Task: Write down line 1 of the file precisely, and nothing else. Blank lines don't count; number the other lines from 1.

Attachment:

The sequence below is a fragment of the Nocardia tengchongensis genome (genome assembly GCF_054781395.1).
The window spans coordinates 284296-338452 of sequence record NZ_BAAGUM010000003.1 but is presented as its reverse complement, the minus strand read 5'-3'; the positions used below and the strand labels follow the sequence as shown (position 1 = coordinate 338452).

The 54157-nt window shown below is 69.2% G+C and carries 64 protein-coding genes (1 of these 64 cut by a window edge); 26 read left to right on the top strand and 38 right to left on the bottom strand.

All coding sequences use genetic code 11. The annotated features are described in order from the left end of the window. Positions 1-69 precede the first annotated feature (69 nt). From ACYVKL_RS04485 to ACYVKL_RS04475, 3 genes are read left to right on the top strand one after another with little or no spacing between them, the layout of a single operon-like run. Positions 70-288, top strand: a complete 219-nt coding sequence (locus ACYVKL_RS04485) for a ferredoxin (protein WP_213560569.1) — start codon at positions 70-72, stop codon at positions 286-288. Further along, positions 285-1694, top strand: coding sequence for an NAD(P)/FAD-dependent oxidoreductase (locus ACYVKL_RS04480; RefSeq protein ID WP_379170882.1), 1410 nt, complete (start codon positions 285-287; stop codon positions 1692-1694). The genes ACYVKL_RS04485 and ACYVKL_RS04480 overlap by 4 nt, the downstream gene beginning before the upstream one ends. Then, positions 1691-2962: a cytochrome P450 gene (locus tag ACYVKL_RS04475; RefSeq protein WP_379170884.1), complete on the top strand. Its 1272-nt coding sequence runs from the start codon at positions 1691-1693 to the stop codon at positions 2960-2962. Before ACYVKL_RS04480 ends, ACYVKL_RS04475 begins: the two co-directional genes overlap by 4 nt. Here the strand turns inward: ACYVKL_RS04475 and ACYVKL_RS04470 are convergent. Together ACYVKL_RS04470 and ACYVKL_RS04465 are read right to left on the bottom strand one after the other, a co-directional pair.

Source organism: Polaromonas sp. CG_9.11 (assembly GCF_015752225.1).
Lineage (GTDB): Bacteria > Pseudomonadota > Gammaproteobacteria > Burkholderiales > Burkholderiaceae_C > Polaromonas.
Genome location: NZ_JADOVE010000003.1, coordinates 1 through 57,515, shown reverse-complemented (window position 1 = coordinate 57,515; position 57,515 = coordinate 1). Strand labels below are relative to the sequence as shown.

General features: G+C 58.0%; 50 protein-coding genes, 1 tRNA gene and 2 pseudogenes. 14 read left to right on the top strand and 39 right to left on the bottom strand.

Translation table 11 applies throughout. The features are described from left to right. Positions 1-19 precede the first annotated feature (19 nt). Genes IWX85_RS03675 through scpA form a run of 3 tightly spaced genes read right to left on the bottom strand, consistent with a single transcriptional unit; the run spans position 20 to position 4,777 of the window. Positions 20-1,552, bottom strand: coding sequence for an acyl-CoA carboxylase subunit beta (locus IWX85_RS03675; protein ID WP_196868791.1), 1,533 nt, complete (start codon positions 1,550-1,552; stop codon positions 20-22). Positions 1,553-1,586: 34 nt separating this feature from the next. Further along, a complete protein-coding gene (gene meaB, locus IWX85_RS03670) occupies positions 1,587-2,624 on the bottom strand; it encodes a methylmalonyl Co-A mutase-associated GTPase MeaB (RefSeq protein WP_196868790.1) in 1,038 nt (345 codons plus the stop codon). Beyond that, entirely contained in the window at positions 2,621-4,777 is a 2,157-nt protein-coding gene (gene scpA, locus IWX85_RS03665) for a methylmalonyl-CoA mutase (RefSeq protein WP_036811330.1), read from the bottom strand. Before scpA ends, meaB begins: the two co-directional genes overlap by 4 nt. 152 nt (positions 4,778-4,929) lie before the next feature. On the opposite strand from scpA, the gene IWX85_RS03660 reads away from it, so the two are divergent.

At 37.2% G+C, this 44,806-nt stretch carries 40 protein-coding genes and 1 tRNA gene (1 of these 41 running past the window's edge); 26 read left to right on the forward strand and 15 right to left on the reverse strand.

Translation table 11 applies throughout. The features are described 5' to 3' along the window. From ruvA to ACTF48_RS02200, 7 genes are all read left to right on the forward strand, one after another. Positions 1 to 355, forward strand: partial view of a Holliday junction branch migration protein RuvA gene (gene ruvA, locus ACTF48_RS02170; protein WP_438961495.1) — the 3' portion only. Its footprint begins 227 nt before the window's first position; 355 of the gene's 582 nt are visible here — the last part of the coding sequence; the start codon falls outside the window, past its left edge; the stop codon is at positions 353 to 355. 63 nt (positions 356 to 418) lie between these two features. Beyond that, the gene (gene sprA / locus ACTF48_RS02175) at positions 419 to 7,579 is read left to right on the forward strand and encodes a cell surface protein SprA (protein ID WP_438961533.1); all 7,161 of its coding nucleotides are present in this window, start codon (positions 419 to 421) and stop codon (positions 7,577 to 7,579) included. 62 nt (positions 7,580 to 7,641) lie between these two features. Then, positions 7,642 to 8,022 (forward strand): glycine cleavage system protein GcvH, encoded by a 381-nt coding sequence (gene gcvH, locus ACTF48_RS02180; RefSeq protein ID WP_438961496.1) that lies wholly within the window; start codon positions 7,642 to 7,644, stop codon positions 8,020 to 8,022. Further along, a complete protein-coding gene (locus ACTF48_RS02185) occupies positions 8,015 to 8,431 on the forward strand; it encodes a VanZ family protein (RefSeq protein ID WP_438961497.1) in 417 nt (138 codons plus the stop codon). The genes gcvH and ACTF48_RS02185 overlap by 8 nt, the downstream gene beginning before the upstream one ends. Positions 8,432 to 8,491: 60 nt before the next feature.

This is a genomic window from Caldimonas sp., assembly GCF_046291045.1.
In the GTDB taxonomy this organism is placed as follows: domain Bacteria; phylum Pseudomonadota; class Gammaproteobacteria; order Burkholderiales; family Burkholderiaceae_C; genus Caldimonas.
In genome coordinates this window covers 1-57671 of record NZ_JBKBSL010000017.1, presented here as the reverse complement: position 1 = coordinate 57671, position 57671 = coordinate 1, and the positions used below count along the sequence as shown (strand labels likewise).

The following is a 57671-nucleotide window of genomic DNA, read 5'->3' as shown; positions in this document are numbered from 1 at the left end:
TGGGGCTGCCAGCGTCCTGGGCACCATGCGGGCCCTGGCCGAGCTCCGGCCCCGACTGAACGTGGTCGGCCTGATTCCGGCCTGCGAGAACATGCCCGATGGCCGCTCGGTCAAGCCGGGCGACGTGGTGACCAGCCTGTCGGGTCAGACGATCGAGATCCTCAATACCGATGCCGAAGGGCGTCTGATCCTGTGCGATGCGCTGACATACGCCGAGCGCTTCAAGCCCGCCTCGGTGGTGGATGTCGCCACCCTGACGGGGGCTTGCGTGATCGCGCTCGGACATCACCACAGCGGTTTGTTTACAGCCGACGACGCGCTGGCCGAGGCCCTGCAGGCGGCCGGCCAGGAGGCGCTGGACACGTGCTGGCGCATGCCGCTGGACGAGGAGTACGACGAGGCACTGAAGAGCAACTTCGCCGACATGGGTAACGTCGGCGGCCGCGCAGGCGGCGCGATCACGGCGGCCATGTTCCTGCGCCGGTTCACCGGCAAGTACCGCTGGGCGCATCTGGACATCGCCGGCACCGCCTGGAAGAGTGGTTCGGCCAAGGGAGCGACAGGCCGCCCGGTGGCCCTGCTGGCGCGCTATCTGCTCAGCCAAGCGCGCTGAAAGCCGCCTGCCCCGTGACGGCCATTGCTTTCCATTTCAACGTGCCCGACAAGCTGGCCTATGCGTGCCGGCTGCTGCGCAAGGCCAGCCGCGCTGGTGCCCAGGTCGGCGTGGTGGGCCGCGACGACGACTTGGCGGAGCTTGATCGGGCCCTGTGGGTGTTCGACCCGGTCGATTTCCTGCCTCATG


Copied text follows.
The sequence below is a fragment of the Nocardia tengchongensis genome (genome assembly GCF_054781395.1).